I was talking to a nice lady from Restylane recently (a PR-related, not personal event). I think she was actually meant to be promoting the new Restylane skin care range, but I was far too consumed with the abundant before and after photos of Restylane filler patients to be paying attention to skin care!
The treatment I was most intrigued about and for which I asked the most head-bobbingly excitable questions was the non-surgical nose reshaping treatment. I’d read about this non-invasive “lunch break nose job” earlier in the year from an article in the Guardian and was curious back then, but didn’t at the time have someone sitting in front of me to fire questions at.
So most people know that Restylane is an injectable dermal filler containing hyaluronic acid (a substance we already naturally have in our bodies). It’s most widely known for enhancing lips and plumping out wrinkles, but I was fascinated to learn about the more extreme “reshaping” that can be achieved with Restylane, for example to give a more prominent chin or to straighten a bumpy nose.
I didn’t know this, but there are actually seven different products in the Restylane dermal filler range with varying viscosities, designed to work at different levels in the skin (basically, it’s not the same stuff used for the lips as other parts of the face).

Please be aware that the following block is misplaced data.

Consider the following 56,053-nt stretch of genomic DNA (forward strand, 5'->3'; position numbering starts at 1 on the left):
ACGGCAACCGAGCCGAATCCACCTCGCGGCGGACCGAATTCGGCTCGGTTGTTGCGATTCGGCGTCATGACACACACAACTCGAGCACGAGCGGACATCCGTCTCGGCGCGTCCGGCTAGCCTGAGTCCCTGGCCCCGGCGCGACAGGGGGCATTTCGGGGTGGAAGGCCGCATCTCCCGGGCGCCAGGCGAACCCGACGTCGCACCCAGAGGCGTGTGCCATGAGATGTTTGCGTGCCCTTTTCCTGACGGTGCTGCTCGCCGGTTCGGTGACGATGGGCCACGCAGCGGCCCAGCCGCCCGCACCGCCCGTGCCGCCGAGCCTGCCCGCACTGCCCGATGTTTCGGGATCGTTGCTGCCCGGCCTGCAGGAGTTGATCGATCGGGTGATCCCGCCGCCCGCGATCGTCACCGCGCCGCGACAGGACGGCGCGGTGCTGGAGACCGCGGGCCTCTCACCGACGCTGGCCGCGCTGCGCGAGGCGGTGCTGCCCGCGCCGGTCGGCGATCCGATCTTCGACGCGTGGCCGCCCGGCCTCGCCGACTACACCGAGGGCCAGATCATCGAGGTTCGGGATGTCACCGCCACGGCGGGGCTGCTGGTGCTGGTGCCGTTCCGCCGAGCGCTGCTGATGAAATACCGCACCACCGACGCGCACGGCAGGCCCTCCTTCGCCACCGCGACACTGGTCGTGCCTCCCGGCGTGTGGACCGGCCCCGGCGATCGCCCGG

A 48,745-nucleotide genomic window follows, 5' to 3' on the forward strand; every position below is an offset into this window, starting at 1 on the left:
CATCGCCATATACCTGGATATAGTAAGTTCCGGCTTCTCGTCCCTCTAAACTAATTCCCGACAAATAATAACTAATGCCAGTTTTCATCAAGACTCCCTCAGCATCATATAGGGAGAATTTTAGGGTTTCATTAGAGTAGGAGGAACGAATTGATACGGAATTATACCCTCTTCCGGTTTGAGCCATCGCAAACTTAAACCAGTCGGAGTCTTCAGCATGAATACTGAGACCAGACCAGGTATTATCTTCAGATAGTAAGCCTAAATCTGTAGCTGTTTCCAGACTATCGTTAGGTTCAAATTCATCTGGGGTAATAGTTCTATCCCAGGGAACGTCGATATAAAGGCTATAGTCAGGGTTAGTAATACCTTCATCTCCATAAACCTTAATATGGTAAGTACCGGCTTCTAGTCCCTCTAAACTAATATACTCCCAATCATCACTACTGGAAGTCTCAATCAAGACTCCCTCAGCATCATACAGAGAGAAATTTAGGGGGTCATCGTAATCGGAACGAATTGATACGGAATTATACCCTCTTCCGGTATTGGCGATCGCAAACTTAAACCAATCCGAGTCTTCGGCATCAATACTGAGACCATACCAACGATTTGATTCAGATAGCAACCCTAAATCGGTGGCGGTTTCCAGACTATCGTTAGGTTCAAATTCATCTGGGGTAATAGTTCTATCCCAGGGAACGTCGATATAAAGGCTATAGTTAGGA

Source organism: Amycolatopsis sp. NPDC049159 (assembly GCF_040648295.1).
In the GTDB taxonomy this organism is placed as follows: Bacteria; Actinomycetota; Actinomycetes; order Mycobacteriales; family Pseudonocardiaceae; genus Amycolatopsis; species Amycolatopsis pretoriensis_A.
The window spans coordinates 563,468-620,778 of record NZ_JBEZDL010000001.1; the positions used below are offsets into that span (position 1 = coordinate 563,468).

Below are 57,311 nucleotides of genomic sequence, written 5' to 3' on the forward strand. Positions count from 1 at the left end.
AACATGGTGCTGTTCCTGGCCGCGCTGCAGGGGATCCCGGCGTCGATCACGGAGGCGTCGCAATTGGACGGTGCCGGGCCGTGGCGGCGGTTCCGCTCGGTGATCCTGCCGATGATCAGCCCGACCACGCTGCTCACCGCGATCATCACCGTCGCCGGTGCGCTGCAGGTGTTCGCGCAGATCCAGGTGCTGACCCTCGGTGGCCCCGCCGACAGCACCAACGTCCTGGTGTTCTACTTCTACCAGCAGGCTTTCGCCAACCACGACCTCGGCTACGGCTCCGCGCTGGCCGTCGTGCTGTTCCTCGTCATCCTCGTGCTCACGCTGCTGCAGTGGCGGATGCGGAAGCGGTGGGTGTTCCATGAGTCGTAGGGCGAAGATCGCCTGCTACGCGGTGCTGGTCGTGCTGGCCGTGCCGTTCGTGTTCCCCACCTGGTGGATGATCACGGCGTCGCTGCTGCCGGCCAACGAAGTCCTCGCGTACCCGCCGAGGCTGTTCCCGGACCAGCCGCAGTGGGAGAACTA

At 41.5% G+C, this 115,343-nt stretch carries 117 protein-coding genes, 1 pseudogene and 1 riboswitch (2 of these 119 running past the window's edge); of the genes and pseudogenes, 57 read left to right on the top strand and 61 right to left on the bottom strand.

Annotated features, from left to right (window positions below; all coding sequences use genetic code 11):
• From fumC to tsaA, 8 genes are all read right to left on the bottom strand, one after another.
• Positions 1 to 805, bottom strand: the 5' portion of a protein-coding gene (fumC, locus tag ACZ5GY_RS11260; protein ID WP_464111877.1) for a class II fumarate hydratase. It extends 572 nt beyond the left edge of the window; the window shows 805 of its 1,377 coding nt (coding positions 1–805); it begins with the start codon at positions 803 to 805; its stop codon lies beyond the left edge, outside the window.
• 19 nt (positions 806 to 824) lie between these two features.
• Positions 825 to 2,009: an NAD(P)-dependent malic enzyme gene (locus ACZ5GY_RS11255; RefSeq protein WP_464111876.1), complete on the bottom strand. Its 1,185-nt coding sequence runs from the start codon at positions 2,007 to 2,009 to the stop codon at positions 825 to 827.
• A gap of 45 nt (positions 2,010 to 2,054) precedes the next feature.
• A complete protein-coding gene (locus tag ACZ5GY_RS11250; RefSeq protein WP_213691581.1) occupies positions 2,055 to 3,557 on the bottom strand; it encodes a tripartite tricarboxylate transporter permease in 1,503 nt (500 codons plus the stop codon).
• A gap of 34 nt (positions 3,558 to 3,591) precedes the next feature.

In the case of nose-reshaping, the gel is injected deep under the numbed skin then moulded and sculpted by the surgeon’s fingers. Apparently this is much more precise than a surgical nose job, and within 15 minutes the job is done. Plus the patient is awake the whole time so they can guide the shape (“maybe a little more to the right… no sorry too much, a little to the left again”).
With just a bit of filler, bumps and hooks can be straightened out by building out the surrounding recessed areas, and rounded or droopy nasal tips can be lifted and defined. It can supposedly even make large noses appear smaller by straightening their profile.
Unlike injections around the swelling-prone lip area, any initial redness, swelling or tenderness around the nose diminishes within hours or days at the most, which is why patients can be back at work immediately after their “nose job”.
The cost of nose-reshaping starts around £400. Results last around a year to a year and a half, after which time the hyaluronic acid gel is broken down and absorbed safely into the body. Apparently Restylane topups are required more frequently in areas which are constantly moving, like our lips, but the nose is relatively stationary. Each subsequent treatment lasts longer than the previous one.
I must admit, during the conversation, she made Restylane sound so everyday, so normal… as if having a Restylane filler treatment is just like having a facial. I came away thinking “ooh I could have that done, and that, and that….” I mean, Restylane is temporary after all. Isn’t it just like going to the salon and getting highlights? Plus hyaluronic acid is found naturally in the body and not derived from animals, meaning a very low chance of an allergic reaction (Can you tell I’m trying to convince myself?).
I don’t know… my nose tilts to one side and I’ve always wished the tip (which I can barely call a “tip” because it’s more like a rounded ball) was more raised and defined. I’d love to know what I’d look like with a more symmetrical, straighter nose. But do I have the guts to make an appointment with the supposed nose-reshaping specialist? I’m not sure! (Although I went as far as to get his contact details.) And more importantly, would I admit to anyone that I’d had it done? I’m not sure on that either!